HIROSHIMA, JAPAN (REUTERS, AFP) - Foreign ministers from the Group of Seven (G-7) advanced economies said on Monday (April 11) that they strongly opposed provocation in the East and South China Seas, where China is locked in territorial disputes with nations including the Philippines, Vietnam and Japan.
In the latest verbal exchange on who controls the vital trade waterways, China said it had not seen the G-7 statement, but that countries in the region were seeking to promote stability and that disputes were being “exaggerated”.
“If the G-7 wants to continue playing a major role in the world, it should take an attitude of seeking truth from the facts to handle the issues the international community is most concerned with at the moment,” Chinese Foreign Ministry spokesman Lu Kang told a daily news briefing.
“If the G-7 is taken hostage by the selfish interests of certain countries, then this probably won’t be beneficial to the G-7’s influence, role and future development.”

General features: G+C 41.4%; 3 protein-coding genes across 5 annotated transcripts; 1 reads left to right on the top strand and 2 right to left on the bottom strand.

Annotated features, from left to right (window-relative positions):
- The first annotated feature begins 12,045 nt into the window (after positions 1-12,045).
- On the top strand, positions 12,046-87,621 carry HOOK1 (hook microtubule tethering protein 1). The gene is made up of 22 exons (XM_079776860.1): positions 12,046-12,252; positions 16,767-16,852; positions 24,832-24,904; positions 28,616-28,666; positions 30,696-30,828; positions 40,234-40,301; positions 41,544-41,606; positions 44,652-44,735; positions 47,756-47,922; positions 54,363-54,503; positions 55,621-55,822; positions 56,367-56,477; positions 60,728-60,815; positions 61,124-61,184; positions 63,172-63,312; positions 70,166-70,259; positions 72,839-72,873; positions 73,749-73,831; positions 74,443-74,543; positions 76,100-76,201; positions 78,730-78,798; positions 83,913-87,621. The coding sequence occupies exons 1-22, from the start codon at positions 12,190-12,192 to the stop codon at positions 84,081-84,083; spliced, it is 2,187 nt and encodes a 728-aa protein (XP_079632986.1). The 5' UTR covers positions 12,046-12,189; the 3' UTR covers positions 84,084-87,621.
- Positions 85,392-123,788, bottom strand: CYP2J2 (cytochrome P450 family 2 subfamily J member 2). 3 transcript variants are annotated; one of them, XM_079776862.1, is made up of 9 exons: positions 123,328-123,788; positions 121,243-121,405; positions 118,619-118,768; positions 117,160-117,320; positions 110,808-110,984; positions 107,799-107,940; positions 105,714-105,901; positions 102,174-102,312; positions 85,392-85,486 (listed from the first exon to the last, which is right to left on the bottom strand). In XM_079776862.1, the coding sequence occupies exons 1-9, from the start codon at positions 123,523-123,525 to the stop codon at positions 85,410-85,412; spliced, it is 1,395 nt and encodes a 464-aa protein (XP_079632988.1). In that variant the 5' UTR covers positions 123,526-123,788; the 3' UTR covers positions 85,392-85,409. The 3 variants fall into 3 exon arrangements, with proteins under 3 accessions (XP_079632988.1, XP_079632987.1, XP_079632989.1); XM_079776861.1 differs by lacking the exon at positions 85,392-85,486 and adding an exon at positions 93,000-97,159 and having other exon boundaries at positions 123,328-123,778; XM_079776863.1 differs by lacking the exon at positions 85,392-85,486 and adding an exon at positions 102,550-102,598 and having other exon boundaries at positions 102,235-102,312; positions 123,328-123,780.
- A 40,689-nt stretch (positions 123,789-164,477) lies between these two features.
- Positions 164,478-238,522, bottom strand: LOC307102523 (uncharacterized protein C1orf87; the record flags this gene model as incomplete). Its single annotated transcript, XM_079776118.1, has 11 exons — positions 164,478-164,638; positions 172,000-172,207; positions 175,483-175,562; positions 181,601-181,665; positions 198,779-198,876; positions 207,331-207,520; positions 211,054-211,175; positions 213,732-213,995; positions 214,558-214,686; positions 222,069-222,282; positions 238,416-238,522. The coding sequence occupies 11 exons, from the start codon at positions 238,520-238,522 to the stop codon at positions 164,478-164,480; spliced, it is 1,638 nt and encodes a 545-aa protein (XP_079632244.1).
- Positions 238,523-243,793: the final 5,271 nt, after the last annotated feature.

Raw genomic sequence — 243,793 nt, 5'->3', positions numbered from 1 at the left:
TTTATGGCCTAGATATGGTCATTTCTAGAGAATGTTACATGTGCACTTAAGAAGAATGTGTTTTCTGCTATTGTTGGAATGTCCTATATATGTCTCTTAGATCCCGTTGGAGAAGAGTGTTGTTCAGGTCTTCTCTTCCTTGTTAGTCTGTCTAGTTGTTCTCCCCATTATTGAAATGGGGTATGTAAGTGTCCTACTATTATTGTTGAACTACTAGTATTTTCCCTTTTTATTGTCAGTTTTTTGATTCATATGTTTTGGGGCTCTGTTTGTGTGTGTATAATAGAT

Earlier on Monday, the G-7 foreign ministers said after meeting in the Japanese city of Hiroshima that they opposed “any intimidating coercive or provocative unilateral actions that could alter the status quo and increase tensions”.
In an apparent reference to China’s territorial spat with the Philippines, the group also called on countries to observe international maritime laws and implement any binding judgments delivered by courts and tribunals.
Manila has asked the International Court of Arbitration in the Hague to decide on its dispute with Beijing, which has said it does not recognise the case. A ruling is expected by June.
China is building islands on reefs in the South China Sea to bolster its claims. Brunei, Malaysia, the Philippines, Taiwan and Vietnam also have claims on the waters, that are believed to have huge deposits of oil and gas and through which an estimated US$5 trillion in trade is shipped every year.
US Secretary of State John Kerry and the G-7 foreign ministers also called for a "world without nuclear weapons", citing North Korea's sabre-rattling as a key challenge to achieving that goal.
"We reaffirm our commitment to seeking a safer world for all and to creating the conditions for a world without nuclear weapons in a way that promotes international stability," the group said in their Hiroshima Declaration after a landmark visit to the Japanese city's atomic bomb memorial.
"This task is made more complex by the deteriorating security environment in a number of regions, such as Syria and Ukraine, and, in particular by North Korea's repeated provocations," it added.